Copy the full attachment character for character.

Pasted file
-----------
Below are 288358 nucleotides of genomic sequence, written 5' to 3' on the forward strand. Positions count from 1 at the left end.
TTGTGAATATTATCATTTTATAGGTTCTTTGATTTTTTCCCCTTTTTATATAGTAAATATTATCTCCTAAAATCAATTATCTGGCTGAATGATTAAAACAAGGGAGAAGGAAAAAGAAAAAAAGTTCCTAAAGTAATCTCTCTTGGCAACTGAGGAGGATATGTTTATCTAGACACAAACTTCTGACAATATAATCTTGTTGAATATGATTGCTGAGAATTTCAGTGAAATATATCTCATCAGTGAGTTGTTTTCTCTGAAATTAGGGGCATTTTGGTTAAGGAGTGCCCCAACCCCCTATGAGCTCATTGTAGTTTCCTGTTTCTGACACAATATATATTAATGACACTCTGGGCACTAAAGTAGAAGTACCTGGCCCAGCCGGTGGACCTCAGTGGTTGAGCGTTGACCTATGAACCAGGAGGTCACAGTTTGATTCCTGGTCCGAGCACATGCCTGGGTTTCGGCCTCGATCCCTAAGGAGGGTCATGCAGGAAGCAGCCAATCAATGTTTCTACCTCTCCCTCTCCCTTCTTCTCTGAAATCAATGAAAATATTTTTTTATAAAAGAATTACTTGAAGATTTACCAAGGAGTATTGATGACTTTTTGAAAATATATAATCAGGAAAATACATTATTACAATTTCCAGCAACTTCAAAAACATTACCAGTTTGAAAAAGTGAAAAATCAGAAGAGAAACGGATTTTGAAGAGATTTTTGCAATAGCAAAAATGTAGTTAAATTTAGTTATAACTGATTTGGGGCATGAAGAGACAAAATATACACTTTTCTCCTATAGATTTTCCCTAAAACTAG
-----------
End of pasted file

Below are 288358 nucleotides of genomic sequence, written 5' to 3' on the forward strand. Positions count from 1 at the left end.
TTGTGAATATTATCATTTTATAGGTTCTTTGATTTTTTCCCCTTTTTATATAGTAAATATTATCTCCTAAAATCAATTATCTGGCTGAATGATTAAAACAAGGGAGAAGGAAAAAGAAAAAAAGTTCCTAAAGTAATCTCTCTTGGCAACTGAGGAGGATATGTTTATCTAGACACAAACTTCTGACAATATAATCTTGTTGAATATGATTGCTGAGAATTTCAGTGAAATATATCTCATCAGTGAGTTGTTTTCTCTGAAATTAGGGGCATTTTGGTTAAGGAGTGCCCCAACCCCCTATGAGCTCATTGTAGTTTCCTGTTTCTGACACAATATATATTAATGACACTCTGGGCACTAAAGTAGAAGTACCTGGCCCAGCCGGTGGACCTCAGTGGTTGAGCGTTGACCTATGAACCAGGAGGTCACAGTTTGATTCCTGGTCCGAGCACATGCCTGGGTTTCGGCCTCGATCCCTAAGGAGGGTCATGCAGGAAGCAGCCAATCAATGTTTCTACCTCTCCCTCTCCCTTCTTCTCTGAAATCAATGAAAATATTTTTTTATAAAAGAATTACTTGAAGATTTACCAAGGAGTATTGATGACTTTTTGAAAATATATAATCAGGAAAATACATTATTACAATTTCCAGCAACTTCAAAAACATTACCAGTTTGAAAAAGTGAAAAATCAGAAGAGAAACGGATTTTGAAGAGATTTTTGCAATAGCAAAAATGTAGTTAAATTTAGTTATAACTGATTTGGGGCATGAAGAGACAAAATATACACTTTTCTCCTATAGATTTTCCCTAAAACTAG